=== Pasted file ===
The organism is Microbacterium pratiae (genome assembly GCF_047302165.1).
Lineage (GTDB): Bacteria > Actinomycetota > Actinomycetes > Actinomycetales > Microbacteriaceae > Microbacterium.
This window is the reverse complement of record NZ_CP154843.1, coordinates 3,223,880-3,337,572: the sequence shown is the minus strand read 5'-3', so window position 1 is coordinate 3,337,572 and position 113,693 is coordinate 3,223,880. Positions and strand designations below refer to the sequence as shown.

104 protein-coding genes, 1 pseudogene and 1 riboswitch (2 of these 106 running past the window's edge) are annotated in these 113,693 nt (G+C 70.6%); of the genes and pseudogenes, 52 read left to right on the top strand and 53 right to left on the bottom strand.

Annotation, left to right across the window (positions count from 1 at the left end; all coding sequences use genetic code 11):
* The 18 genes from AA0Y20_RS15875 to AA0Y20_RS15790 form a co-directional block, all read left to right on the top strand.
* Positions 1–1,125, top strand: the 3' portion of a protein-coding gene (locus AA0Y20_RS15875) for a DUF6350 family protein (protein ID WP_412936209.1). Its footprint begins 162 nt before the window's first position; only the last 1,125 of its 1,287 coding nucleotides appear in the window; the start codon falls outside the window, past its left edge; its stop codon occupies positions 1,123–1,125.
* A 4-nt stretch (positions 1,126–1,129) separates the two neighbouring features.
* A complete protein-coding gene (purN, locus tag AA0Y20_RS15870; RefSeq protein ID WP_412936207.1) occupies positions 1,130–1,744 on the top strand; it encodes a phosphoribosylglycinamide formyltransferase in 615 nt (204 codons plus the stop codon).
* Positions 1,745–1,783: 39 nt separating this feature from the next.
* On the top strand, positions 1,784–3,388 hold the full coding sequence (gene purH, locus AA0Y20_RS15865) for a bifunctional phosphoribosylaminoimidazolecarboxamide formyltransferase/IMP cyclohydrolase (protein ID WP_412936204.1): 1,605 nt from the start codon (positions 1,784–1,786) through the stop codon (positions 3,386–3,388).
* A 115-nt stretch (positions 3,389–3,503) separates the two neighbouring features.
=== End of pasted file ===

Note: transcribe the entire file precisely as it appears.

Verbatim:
The organism is Microbacterium pratiae (genome assembly GCF_047302165.1).
Lineage (GTDB): Bacteria > Actinomycetota > Actinomycetes > Actinomycetales > Microbacteriaceae > Microbacterium.
This window is the reverse complement of record NZ_CP154843.1, coordinates 3,223,880-3,337,572: the sequence shown is the minus strand read 5'-3', so window position 1 is coordinate 3,337,572 and position 113,693 is coordinate 3,223,880. Positions and strand designations below refer to the sequence as shown.

104 protein-coding genes, 1 pseudogene and 1 riboswitch (2 of these 106 running past the window's edge) are annotated in these 113,693 nt (G+C 70.6%); of the genes and pseudogenes, 52 read left to right on the top strand and 53 right to left on the bottom strand.

Annotation, left to right across the window (positions count from 1 at the left end; all coding sequences use genetic code 11):
* The 18 genes from AA0Y20_RS15875 to AA0Y20_RS15790 form a co-directional block, all read left to right on the top strand.
* Positions 1–1,125, top strand: the 3' portion of a protein-coding gene (locus AA0Y20_RS15875) for a DUF6350 family protein (protein ID WP_412936209.1). Its footprint begins 162 nt before the window's first position; only the last 1,125 of its 1,287 coding nucleotides appear in the window; the start codon falls outside the window, past its left edge; its stop codon occupies positions 1,123–1,125.
* A 4-nt stretch (positions 1,126–1,129) separates the two neighbouring features.
* A complete protein-coding gene (purN, locus tag AA0Y20_RS15870; RefSeq protein ID WP_412936207.1) occupies positions 1,130–1,744 on the top strand; it encodes a phosphoribosylglycinamide formyltransferase in 615 nt (204 codons plus the stop codon).
* Positions 1,745–1,783: 39 nt separating this feature from the next.
* On the top strand, positions 1,784–3,388 hold the full coding sequence (gene purH, locus AA0Y20_RS15865) for a bifunctional phosphoribosylaminoimidazolecarboxamide formyltransferase/IMP cyclohydrolase (protein ID WP_412936204.1): 1,605 nt from the start codon (positions 1,784–1,786) through the stop codon (positions 3,386–3,388).
* A 115-nt stretch (positions 3,389–3,503) separates the two neighbouring features.